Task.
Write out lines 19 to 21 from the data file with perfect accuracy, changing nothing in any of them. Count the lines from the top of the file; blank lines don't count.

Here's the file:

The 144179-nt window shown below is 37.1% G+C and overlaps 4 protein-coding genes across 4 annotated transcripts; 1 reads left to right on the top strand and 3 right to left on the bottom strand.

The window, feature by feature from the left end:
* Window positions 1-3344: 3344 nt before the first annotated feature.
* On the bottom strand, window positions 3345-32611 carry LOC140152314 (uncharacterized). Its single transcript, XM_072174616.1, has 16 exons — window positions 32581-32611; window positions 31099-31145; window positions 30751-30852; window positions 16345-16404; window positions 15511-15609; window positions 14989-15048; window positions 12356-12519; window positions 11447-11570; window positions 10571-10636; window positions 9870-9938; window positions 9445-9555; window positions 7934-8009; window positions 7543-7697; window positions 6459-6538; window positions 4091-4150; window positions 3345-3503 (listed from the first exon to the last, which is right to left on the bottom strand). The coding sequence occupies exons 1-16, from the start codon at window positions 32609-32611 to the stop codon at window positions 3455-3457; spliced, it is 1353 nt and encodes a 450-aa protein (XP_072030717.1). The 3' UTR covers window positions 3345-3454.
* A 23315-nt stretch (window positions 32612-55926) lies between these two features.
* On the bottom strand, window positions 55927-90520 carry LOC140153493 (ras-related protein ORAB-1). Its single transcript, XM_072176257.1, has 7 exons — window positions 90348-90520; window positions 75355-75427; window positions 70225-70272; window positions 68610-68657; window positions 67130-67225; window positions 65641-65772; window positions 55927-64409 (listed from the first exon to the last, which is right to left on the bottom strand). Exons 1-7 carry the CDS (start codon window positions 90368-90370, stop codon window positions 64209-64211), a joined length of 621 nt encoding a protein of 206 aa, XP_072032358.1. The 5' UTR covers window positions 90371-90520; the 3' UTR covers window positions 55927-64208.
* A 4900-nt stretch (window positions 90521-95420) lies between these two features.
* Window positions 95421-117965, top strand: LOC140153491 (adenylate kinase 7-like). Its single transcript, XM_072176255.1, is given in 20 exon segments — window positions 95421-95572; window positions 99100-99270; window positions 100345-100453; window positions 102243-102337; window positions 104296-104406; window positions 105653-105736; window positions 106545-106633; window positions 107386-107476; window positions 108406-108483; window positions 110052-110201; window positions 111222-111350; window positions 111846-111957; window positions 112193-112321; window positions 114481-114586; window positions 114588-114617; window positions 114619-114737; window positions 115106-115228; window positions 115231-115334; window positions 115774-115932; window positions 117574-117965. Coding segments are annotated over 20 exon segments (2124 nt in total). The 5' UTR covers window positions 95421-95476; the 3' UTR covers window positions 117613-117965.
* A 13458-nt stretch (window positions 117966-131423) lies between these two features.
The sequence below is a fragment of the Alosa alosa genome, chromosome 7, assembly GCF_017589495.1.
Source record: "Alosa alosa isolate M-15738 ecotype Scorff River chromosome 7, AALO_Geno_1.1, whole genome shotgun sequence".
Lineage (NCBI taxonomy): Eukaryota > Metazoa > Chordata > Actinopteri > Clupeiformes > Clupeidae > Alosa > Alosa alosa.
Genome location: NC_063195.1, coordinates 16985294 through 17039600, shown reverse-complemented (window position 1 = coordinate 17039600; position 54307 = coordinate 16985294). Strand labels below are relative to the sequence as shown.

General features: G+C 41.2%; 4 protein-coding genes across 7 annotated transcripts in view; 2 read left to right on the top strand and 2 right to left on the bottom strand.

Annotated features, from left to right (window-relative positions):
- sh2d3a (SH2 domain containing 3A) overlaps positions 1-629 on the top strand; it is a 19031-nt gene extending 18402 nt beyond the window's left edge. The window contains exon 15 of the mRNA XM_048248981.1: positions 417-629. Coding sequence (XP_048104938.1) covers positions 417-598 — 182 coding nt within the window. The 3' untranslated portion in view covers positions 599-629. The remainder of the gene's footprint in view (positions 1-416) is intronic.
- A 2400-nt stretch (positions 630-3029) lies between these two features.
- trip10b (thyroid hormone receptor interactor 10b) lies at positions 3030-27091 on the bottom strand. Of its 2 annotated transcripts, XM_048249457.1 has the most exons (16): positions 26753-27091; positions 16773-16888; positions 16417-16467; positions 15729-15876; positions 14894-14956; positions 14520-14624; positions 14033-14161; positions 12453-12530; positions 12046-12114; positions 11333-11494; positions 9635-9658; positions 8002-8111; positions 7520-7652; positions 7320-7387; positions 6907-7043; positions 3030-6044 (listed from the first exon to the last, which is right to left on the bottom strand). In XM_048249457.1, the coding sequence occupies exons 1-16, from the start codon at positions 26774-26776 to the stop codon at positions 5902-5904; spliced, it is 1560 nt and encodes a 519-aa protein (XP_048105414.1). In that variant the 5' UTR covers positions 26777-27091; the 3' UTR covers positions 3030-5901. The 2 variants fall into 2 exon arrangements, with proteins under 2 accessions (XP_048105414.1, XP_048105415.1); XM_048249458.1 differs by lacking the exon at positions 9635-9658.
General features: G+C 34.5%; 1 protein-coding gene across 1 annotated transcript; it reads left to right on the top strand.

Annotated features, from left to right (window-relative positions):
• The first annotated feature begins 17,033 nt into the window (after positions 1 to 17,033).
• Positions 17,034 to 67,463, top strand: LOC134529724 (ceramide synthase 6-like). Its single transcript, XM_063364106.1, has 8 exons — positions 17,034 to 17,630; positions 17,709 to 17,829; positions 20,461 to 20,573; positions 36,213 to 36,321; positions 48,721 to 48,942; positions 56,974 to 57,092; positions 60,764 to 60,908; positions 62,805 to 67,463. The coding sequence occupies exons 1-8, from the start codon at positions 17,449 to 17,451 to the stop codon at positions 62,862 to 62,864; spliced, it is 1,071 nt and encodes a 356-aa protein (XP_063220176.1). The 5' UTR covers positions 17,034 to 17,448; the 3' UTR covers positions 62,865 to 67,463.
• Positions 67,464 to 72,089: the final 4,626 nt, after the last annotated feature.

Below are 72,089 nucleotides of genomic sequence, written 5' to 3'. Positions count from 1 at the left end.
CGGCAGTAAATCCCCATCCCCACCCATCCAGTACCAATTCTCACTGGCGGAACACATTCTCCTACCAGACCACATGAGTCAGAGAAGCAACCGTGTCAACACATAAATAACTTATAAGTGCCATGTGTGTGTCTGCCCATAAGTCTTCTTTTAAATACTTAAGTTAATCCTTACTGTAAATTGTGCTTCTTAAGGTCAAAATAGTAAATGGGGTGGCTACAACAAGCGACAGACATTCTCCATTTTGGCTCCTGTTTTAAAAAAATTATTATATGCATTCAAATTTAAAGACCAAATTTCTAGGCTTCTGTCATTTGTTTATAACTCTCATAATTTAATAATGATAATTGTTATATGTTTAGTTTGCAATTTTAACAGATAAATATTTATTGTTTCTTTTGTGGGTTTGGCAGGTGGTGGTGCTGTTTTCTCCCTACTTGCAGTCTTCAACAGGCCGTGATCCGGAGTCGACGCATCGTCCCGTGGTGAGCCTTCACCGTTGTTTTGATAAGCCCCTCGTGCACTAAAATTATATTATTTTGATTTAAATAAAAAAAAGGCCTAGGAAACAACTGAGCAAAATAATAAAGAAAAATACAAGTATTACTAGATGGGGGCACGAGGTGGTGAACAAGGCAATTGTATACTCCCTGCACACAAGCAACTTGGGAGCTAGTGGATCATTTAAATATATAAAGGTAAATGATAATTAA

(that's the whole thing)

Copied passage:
General features: G+C 34.5%; 1 protein-coding gene across 1 annotated transcript; it reads left to right on the top strand.

Annotated features, from left to right (window-relative positions):
• The first annotated feature begins 17,033 nt into the window (after positions 1 to 17,033).